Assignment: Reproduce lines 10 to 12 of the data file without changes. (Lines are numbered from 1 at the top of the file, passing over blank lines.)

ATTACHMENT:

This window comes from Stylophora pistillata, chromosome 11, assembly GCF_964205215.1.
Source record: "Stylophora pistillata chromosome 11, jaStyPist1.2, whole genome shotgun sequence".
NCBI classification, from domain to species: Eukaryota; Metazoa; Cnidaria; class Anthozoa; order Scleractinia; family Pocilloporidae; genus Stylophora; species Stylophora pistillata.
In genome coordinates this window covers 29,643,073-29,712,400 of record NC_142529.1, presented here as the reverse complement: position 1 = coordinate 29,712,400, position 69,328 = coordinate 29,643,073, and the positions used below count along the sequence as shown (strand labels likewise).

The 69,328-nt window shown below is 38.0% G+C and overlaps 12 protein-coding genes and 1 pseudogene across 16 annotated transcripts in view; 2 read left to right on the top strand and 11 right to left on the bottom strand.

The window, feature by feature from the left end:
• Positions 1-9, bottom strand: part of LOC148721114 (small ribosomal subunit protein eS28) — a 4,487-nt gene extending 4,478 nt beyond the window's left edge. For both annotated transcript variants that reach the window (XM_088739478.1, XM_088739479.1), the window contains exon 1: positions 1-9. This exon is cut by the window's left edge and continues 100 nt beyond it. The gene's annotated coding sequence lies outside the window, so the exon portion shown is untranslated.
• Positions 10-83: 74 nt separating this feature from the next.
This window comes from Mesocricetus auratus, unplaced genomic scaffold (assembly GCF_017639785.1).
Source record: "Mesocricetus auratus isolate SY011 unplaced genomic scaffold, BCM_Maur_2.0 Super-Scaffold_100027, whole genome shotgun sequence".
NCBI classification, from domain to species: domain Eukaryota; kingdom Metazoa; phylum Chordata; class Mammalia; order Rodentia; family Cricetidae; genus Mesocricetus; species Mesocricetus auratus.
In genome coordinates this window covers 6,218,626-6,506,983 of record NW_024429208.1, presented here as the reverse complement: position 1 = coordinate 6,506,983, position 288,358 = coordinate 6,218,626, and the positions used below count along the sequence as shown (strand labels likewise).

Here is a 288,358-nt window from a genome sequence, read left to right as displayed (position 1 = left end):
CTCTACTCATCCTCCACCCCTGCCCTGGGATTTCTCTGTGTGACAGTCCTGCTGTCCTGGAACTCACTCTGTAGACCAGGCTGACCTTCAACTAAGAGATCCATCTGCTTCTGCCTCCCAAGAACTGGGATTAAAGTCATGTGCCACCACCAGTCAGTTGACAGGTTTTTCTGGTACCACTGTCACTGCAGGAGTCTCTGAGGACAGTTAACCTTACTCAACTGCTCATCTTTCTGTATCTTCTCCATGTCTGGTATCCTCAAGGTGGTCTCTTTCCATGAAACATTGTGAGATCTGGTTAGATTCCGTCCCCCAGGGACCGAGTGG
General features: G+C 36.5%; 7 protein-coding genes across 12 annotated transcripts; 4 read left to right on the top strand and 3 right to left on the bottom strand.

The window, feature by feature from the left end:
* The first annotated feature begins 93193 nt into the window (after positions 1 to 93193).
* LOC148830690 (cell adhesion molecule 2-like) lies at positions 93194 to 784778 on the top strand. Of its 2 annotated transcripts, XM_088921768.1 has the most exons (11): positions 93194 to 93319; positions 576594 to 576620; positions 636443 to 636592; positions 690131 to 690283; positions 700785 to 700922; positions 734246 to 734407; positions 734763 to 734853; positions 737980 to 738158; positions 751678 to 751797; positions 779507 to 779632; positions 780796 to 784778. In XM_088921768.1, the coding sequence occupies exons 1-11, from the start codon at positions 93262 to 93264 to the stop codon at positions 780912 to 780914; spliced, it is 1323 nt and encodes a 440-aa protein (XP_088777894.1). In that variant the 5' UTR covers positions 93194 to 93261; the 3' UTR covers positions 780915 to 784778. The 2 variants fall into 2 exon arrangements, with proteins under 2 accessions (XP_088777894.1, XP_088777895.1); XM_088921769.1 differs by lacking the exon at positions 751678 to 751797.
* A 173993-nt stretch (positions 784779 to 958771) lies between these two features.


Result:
Source record: "Mesocricetus auratus isolate SY011 unplaced genomic scaffold, BCM_Maur_2.0 Super-Scaffold_100027, whole genome shotgun sequence".
NCBI classification, from domain to species: domain Eukaryota; kingdom Metazoa; phylum Chordata; class Mammalia; order Rodentia; family Cricetidae; genus Mesocricetus; species Mesocricetus auratus.
In genome coordinates this window covers 6,218,626-6,506,983 of record NW_024429208.1, presented here as the reverse complement: position 1 = coordinate 6,506,983, position 288,358 = coordinate 6,218,626, and the positions used below count along the sequence as shown (strand labels likewise).